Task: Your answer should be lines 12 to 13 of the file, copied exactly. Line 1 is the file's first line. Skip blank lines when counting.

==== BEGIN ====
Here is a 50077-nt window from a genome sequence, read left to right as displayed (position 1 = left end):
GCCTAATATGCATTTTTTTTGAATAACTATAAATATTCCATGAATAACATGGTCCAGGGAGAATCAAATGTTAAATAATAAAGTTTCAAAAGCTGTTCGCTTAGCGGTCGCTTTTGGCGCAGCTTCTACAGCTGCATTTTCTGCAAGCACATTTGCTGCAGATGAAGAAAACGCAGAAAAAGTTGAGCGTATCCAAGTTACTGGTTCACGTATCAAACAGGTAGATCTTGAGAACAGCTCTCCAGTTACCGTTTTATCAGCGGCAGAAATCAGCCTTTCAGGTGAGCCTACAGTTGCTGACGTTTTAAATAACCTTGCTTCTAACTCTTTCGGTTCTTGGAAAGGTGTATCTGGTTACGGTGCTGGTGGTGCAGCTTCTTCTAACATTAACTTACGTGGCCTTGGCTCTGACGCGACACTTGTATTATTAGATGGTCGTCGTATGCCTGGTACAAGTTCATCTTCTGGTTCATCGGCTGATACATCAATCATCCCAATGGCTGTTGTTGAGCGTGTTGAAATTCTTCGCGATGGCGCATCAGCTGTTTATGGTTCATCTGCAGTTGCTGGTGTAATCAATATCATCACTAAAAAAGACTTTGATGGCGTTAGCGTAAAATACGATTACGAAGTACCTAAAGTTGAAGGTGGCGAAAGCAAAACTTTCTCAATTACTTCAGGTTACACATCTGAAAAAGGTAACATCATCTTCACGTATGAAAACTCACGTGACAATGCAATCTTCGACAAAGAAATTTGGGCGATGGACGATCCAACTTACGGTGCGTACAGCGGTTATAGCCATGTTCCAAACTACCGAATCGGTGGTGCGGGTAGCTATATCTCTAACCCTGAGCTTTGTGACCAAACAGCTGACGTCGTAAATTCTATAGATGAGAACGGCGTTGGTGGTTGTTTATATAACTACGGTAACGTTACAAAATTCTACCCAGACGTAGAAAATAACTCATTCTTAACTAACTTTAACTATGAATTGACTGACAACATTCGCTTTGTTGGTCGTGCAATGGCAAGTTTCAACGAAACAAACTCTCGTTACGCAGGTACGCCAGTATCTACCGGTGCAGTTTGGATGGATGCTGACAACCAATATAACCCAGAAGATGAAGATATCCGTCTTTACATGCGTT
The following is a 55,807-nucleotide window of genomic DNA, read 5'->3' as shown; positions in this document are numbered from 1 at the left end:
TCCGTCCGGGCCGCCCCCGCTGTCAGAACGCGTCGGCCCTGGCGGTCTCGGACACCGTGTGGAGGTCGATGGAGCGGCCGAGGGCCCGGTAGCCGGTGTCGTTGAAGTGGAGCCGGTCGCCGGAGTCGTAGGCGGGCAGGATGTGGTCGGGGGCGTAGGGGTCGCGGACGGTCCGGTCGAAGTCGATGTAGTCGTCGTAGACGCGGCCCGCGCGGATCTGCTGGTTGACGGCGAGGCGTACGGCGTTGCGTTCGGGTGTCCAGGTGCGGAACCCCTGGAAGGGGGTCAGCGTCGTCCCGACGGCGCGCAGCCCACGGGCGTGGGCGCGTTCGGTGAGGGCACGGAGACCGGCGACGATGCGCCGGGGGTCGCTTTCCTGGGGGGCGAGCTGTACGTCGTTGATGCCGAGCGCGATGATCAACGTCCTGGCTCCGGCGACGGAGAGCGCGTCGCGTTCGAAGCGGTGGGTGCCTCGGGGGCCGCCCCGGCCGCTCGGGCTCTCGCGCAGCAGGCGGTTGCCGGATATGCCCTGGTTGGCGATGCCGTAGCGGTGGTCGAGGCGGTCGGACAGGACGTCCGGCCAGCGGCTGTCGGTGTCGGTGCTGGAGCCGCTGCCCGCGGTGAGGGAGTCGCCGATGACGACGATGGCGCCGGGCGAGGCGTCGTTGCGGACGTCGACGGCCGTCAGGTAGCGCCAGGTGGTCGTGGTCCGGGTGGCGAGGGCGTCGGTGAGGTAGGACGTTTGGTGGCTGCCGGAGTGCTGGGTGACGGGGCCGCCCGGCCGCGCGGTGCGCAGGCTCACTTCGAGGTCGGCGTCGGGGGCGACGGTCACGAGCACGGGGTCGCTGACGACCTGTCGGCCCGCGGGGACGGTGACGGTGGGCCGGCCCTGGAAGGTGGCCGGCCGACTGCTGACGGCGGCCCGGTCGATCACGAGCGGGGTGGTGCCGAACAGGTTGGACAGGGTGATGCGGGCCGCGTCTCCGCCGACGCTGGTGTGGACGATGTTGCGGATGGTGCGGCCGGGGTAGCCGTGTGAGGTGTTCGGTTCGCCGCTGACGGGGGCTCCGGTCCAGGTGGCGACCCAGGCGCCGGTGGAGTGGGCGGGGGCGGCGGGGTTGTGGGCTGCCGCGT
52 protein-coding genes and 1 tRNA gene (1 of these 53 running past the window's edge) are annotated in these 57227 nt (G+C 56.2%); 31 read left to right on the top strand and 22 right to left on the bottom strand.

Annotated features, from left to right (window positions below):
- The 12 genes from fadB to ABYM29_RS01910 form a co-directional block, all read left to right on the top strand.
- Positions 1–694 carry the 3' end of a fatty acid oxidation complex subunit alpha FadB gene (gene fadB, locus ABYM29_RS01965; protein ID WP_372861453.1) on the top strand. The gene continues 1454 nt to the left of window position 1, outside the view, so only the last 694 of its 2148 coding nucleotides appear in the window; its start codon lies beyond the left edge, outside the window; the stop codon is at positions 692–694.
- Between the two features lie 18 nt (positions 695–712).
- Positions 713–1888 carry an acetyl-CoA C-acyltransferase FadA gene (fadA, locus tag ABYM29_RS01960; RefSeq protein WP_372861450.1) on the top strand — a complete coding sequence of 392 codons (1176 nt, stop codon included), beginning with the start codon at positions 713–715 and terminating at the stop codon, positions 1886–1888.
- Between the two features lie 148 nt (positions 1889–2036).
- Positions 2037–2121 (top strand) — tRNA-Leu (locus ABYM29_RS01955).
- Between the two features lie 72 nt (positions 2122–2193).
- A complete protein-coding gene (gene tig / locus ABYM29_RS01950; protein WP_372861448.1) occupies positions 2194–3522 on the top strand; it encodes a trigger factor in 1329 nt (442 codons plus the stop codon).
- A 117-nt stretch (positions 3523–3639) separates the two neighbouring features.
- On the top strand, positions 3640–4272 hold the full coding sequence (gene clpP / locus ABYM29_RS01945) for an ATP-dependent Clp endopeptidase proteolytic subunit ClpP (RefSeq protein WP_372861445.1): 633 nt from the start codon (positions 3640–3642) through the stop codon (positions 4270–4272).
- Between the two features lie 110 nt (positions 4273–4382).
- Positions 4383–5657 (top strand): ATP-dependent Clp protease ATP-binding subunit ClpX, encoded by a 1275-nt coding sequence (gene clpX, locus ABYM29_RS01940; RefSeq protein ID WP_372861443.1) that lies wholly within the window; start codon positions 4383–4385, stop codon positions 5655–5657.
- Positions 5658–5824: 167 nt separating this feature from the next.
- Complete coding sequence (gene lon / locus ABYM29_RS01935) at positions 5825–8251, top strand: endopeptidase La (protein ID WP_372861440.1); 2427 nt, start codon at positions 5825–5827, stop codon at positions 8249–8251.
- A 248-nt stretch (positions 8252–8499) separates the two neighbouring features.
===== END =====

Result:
- Positions 2037–2121 (top strand) — tRNA-Leu (locus ABYM29_RS01955).
- Between the two features lie 72 nt (positions 2122–2193).